Tax returns of top French politicians go missing

8th March 2005, Comments 0 comments

PARIS, March 8 (AFP) - A criminal investigation was underway in France Tuesday after the disappearance of tax returns filed by prominent public figures including the daughter of President Jacques Chirac and two former prime ministers.

PARIS, March 8 (AFP) - A criminal investigation was underway in France Tuesday after the disappearance of tax returns filed by prominent public figures including the daughter of President Jacques Chirac and two former prime ministers.

The former finance minister Herve Gaymard, who resigned ten days ago in a row over his official residence, was also among the five whose income declarations for the year 2003 went missing from a Paris tax office some time before early February, according to justice officials.

The others affected were Claude Chirac, who acts as an adviser to her father, former socialist prime ministers Laurent Fabius and Lionel Jospin, and the current European Affairs Minister in the centre-right government Claudie Haignere.

After conflicting reports about the number of missing documents, Budget Minister Jean-Francois Cope said at a press conference Tuesday that from a box containing seven forms, five had been completely removed and a sixth was missing an appended sheet.

According to L'Express magazine, which broke the story, the sixth person affected is the former socialist justice minister Robert Badinter.

The disappearance of the documents - revealed just after the Gaymard scandal and two years ahead of a presidential election - raised suspicions of a dirty tricks campaign being planned against some of the country's top politicians.

Officials at the tax office in the Latin Quarter of the capital were being questioned by anti-fraud police Tuesday, as investigators tried to establish when, and for what purpose, the files were removed.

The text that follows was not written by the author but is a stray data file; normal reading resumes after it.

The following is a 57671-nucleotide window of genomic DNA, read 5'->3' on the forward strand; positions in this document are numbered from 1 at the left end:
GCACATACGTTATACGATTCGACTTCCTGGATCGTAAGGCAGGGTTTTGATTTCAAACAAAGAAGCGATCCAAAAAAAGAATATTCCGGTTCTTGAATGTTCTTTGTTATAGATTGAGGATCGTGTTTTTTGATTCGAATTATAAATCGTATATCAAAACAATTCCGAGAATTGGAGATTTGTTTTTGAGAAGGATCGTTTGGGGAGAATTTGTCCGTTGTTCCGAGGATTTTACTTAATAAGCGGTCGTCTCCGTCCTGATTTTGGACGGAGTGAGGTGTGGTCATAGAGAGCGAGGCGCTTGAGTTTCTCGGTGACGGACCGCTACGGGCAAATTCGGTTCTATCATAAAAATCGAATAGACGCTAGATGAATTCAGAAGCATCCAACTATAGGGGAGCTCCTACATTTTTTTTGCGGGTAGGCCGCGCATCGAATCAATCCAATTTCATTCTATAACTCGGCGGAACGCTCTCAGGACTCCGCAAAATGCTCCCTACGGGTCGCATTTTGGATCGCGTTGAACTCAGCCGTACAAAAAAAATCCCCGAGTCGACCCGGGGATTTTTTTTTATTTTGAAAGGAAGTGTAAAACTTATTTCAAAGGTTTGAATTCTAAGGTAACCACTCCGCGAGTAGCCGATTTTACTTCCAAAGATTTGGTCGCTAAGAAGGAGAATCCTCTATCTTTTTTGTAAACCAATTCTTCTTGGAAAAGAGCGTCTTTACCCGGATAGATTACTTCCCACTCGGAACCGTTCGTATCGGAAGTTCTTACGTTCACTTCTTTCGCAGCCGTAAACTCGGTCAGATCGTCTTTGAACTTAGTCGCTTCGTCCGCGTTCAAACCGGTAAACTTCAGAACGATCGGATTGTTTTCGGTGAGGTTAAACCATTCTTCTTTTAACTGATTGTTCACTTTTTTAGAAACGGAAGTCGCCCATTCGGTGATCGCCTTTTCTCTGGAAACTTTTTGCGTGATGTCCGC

According to the finance ministry, the disappearance of the forms was spotted on February 4, though they could have been taken long before.

Gaymard - who had been in his post since November - immediately launched an internal enquiry.

Following Gaymard's resignation on February 25, his successor Thierry Breton received the conclusions of the enquiry last week. On Saturday he filed a formal complaint at the Paris prosecutor's office, which then opened a preliminary criminal investigation.

But officials said it was unlikely the missing files were directly linked to the row that led to Gaymard's fall. This was because the documents only contained information concerning earned income and not personal wealth held in property, shares or bank accounts.

Gaymard stepped down on February 25 after the satirical weekly Le Canard Enchaine revealed that his family was housed at the state's expense in a lavish Paris apartment while he was at the same time drawing rent from another property in the capital.

The left-wing newspaper Liberation also reported that Gaymard - who has a wife and eight children - owns a house in Brittany, as well as two apartments, offices and a house in his home in the Alpine department of Savoie.

The information contained in the missing documents is replicated on computer files, so they are unlikely to have been taken with the aim of concealment, officials said.

L'Express reported that the declarations were taken from the offices of a committee that monitors the finances of politicians, but this was contradicted by officials, who said they were being stored in a special area reserved for personalities deemed to be "media-sensitive."

"They were not on shelves in public offices, but in boxes in the offices of the regional director to which ordinary tax inspectors have no access," said Vincent Drezet of the tax-collectors' union SNUI.

© AFP

Subject: French News

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